At the time of their above described conduct they were aware that the Office of the State Inspector General was conducting an investigation regarding the leaking of information by the commission to a target of an investigation. (I took that language from the commissions NORC in the NYS Theater case). Additionally “When the recordings of the District Attorney’s interviews of Hermann and Constantine were played for the Commission, its General Counsel Barry Ginsberg took notes. When the Commission became concerned in July 2008 regarding the District Attorney’s intention to release his files, and with the commencement of press inquiries, these notes then were incorporated into an official memorandum. Ginsberg’s memorandum, significantly, does not accurately report the statement of either Constantine or Hermann. With regard to Hermann’s statement, the memorandum grossly misrepresents a crucial portion of such statement, resulting in the impression that information which Hermann communicated to Constantine on November 1, 2007 was public information rather than confidential information Hermann had obtained from Teitelbaum. The distinction constituted the very essence of the allegations against Teitelbaum. The statement of Constantine regarding a second conversation he had with Hermann is also inaccurately reported, omitting crucial information Constantine had revealed to the District Attorney which appears in Counsel’s notes, but which he chose to omit from his memorandum. The result of such inexplicable omission converts a damaging statement by Hermann into a benign non-sequitur.” In addition “The Commission’s response to the Inspector General’s investigation stands in sharp contrast to the position it took during its Troopergate investigation. The Commission refused to examine its own newspaper files to confirm the Inspector General’s finding that certain information in Hermann’s possession was confidential and never publicly reported, which was a highly significant issue. However, during its Troopergate investigation, the Commission requested that the then-Governor himself search for a particular newspaper article. Similarly, both Teitelbaum, the Commission’s executive director and General Counsel Ginsberg refused to answer basic questions concerning the confidentiality of Commission proceedings. Whether based upon obstinacy, willful obstruction or ignorance, such refusals on the behalf of the senior management of the Commission are inexcusable.” Under these circumstances Herbert Teitelbaum and Barry Ginsberg used and attempted to use their positions as the commission’s executive director and general counsel to facilitate Mr. Teitelbaums attempt to mislead the IG into determining that Teitelbaum had not acted unlawfully or unethically with respect to the use of commission resources an unwarranted privilege for Teitelbaum.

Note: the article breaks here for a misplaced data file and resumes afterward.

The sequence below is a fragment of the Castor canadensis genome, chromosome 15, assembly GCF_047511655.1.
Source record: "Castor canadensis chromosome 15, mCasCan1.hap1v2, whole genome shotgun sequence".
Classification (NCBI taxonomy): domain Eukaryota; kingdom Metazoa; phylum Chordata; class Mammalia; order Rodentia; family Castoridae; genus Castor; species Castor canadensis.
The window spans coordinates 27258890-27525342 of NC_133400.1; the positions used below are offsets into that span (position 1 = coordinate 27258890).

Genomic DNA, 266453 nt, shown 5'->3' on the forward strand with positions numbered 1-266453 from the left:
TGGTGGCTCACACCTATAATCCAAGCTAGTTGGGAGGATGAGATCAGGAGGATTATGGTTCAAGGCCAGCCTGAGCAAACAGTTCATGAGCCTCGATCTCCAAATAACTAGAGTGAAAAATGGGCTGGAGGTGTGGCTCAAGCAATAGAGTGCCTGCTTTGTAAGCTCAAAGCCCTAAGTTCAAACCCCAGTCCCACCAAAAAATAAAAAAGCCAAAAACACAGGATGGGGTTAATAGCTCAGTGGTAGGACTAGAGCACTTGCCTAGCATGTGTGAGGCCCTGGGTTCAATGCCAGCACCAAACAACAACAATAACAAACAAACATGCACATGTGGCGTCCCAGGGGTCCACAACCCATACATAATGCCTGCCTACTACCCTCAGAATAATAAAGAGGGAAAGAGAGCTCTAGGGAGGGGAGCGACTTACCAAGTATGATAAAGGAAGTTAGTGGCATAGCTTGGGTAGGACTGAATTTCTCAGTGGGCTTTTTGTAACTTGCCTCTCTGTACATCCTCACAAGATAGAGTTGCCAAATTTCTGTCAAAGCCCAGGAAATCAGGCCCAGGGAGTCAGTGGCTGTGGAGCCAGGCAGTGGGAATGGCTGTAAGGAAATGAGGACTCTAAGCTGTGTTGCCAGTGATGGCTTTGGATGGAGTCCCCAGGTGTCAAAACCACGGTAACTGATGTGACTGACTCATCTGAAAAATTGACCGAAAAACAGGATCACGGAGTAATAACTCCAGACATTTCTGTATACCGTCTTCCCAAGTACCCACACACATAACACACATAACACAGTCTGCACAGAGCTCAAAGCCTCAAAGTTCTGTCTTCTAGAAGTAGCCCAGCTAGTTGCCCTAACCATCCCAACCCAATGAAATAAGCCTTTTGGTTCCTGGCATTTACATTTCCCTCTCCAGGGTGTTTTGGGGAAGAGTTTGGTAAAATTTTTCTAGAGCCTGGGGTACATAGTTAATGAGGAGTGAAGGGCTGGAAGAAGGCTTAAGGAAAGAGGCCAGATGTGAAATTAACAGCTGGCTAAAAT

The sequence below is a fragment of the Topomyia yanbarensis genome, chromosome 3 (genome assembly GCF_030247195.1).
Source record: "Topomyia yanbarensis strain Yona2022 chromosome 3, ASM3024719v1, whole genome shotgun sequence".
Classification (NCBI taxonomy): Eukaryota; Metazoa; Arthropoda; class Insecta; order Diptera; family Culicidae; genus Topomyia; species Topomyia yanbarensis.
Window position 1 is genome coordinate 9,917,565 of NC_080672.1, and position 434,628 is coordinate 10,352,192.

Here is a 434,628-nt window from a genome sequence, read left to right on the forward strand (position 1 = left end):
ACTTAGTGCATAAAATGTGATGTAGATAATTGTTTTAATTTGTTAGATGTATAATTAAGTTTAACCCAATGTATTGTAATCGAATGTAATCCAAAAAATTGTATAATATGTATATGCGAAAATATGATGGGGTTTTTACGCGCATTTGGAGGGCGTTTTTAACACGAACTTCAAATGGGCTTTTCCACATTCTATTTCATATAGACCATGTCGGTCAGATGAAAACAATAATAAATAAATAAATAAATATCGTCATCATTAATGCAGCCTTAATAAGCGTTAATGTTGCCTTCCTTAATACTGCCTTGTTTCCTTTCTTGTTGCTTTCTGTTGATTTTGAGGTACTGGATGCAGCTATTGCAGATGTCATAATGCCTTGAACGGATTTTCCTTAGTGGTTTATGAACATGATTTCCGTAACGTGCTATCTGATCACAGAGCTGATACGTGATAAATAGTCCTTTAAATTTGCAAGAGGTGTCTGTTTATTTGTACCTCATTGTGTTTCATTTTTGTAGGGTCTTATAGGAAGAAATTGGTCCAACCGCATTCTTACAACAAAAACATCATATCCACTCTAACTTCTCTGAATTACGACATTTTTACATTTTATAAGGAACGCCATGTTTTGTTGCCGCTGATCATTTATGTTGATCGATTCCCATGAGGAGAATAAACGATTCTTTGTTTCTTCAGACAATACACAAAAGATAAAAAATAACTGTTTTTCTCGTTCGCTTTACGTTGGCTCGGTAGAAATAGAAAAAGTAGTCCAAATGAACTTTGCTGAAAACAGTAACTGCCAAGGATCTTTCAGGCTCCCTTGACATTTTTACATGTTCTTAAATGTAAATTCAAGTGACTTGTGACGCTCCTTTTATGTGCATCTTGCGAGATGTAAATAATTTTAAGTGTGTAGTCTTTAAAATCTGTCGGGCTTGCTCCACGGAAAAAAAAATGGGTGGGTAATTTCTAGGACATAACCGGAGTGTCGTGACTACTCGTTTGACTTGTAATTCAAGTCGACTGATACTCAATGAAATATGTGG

In addition there is reasonable cause to believe Ginsberg may have violated Public Officers Law sections 74(3)(d) and (h) when he directed commission employee Bridget Hoolihan to review the Inspector General’s report to determine if there were inaccuracies about him and Teitelbaum within the report while on state time (you forgot Barry that former commission counsel Steve Hensel saw Bridget doing it and asked you about it and you told him it was none of his business). Under these circumstances Barry Ginsberg used and attempted to use his position as the commission’s general counsel to misuse commission resources an unwarranted privilege for himself and Teitelbaum.

Lastly there is reasonable cause to believe Teitelbaum may have violated Public Officers Law sections 74(3)(c) as “the Inspector General finds that Herbert Teitelbaum’s conduct apparently violated section 74(3)(c) of the state Public Officers Law, which provides that “no officer or employee of a state agency…should disclose confidential information acquired by him in the course of his official duties nor use such information to further his personal interest”; and that the conduct of both Teitelbaum and Hermann apparently violated section 74(3)(h) of the Public Officers Law, which states that “an officer or employee of a state agency…should endeavor to pursue a course of conduct which will not raise suspicion among the public that he is likely to be engaged in acts that are in violation of his trust.”

Based on the foregoing I think the commission could make a case, even now some 2 years later, that Herbert Teitelbaum, Barry Ginsberg and John Feerick violated Public Officers Law sections 74(3)(c)(d) and (h). They won’t but they could and after the NYS Theater case I watched yesterday if they find that poor employee guilty of anything and they don’t investigate their own top staff they will personify the Spitzer edict of do as we say not as we do.

And Mitra its been over a month since you were appointed the chair I hope you have read the IG’s report by now if you haven’t I would strongly recommend you do so at your earliest convenience it will tell you all you need to know about Barry and the commissioners that served back then and are still on your commission keeping Barry employed (what’s that line we all sink or swim together). And anyone thinking that a new ethics bill is the answer read the report and come watch these clowns in action. You don’t clean up the mess that is Albany by buying a new mop you clean it by rolling up your sleeves and getting on your hands and knees with your old sponge and pail of disinfectant and doing a little work. A mop only helps when someone will actually use it.